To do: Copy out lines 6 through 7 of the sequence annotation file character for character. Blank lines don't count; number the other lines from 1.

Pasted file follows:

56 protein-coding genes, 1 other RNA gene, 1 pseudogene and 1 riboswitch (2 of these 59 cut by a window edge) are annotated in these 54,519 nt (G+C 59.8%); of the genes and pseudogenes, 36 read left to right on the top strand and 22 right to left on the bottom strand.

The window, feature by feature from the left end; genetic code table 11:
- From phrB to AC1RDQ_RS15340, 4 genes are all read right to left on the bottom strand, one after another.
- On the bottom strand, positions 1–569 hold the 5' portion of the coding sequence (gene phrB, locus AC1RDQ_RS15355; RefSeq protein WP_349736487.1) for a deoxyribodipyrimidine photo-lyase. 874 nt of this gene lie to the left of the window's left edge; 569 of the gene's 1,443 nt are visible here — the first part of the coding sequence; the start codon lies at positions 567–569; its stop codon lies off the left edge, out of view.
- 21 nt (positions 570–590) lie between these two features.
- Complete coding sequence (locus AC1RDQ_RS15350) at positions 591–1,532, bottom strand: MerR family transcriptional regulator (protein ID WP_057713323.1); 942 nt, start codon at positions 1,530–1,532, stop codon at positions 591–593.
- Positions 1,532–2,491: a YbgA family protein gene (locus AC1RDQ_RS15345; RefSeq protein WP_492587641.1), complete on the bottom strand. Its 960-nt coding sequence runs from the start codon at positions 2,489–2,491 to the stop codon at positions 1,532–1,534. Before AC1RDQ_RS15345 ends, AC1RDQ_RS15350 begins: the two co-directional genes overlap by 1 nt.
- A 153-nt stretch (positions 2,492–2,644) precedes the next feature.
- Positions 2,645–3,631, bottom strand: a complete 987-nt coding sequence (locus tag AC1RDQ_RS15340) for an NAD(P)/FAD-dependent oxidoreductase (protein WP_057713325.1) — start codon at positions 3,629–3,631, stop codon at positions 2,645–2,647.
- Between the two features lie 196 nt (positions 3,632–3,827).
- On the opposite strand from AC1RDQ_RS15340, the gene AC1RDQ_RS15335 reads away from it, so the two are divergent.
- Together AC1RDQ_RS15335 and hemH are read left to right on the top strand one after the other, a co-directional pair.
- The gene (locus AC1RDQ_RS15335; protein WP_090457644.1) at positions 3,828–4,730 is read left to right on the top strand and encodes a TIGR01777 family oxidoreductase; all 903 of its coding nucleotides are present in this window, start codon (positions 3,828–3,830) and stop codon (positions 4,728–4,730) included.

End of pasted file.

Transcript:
- Complete coding sequence (locus AC1RDQ_RS15350) at positions 591–1,532, bottom strand: MerR family transcriptional regulator (protein ID WP_057713323.1); 942 nt, start codon at positions 1,530–1,532, stop codon at positions 591–593.
- Positions 1,532–2,491: a YbgA family protein gene (locus AC1RDQ_RS15345; RefSeq protein WP_492587641.1), complete on the bottom strand. Its 960-nt coding sequence runs from the start codon at positions 2,489–2,491 to the stop codon at positions 1,532–1,534. Before AC1RDQ_RS15345 ends, AC1RDQ_RS15350 begins: the two co-directional genes overlap by 1 nt.